Until now, the LGBT community in Afghanistan has been secretly turned a blind eye. Due to the takeover by the Taliban, however, feelings of love must once again be locked up. In fact, anyone caught with a same-sex partner risks another execution. The American news website ‘Business Insider’ searched and found some testimonials from those involved on the spot. “My life has become a nightmare”, says Rameen(*).
Homosexuality is officially banned in Afghanistan. Still, the 37-year-old UN employee was able to enjoy himself every week in a karaoke bar in Kabul. Kindred spirits congregated there on the sly, which made Rameen feel relatively safe. “It was fantastic, I had a lot of fun,” he says.
Now Rameen is too scared to meet up with his friend. “If the Taliban find out, they will sentence us to death. I’m afraid there’s nothing for it but to end the relationship.”
“Don’t dare go out”
Ghulam(*) is in the same boat as a 21-year-old student. “I don’t dare to go out anymore. I see no future here. If I got a visa, I would have left for another country long ago.”
Sayed, a 36-year-old Afghan from the northern province of Balkh, saw the situation change dramatically in just a week. “I used to be able to see my partner in real life without any shame, now that’s no longer the case. As soon as they know I’m gay, I’ll be killed unceremoniously.”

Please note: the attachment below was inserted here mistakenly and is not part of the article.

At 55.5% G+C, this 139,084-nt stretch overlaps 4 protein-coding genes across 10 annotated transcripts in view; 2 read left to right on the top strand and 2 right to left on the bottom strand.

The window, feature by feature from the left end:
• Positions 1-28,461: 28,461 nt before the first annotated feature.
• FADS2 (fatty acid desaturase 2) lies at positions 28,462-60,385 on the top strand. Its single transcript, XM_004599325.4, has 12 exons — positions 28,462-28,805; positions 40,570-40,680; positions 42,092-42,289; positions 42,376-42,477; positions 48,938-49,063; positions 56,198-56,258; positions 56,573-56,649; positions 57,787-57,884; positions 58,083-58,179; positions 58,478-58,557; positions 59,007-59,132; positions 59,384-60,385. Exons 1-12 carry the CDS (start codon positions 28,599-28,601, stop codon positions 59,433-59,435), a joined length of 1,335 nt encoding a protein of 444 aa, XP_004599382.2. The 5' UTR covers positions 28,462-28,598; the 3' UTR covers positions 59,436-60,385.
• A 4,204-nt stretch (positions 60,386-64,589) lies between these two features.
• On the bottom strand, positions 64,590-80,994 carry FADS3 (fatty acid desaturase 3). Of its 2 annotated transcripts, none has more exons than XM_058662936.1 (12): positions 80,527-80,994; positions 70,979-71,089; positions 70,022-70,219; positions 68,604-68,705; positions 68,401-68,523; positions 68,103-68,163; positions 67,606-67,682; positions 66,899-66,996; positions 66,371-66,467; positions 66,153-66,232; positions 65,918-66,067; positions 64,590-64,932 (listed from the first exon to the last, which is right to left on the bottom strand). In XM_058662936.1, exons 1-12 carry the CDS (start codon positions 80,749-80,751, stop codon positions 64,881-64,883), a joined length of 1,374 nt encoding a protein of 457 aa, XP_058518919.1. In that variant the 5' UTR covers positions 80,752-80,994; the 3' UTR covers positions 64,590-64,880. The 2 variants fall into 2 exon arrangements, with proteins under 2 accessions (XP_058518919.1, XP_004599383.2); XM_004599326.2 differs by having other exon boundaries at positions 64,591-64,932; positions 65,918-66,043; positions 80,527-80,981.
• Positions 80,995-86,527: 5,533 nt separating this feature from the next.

In theory, homosexuality still carries the death penalty, but since the end of the first Taliban regime in 2001, the cruel practice has not been practiced. That is now about to change. According to ‘Bild’, a Sharia judge made it clear last month that he would have gays stoned to death.
Nemat Sadat worked for a long time as a political science professor at the university in Kabul. He was the first figure to publicly champion LGBTQ rights in Afghanistan. After several death threats and even a fatwa, he fled to the United States in 2013.
Now Sadat is calling on the international community to act quickly. “When I say gays will be slaughtered, it’s not an exaggeration. I now get one message after another: people are sending their passports and begging me to take them out of Afghanistan.”
Hamid Zaher (47) was one of the first Afghan men who dared to come out in public. In 2001 he left his native country. After a stopover in Turkey, he was granted asylum in Canada seven years later. “Even though our administration has received US support for the past two decades, it was no laughing matter to be gay in Afghanistan. For example, those people still risked being beaten or ending up in jail. Now, however, certain death would await them.”
“Cries of Despair”
Najib Faizi (21) likes to call herself the first drag queen with Afghan roots. At the age of ten, he moved to Germany with his older sister. “I can do what I want here, but I certainly don’t take that freedom for granted.”
Due to his activism and striking presence on social media, he is in the spotlight. “I am often threatened with death. Last week, however, I mainly received cries of despair from people who hope that they can live as carefree as I do one day. Those people need help, but everyone is abandoning them.”
The only exception seems to be Canada for now. That country wants to receive more than 20,000 Afghans, with a special focus on minority groups. In addition to women activists, among others, members of the LGBTQ community are also more than welcome.
(*)Witnesses’ names have been changed to protect their identities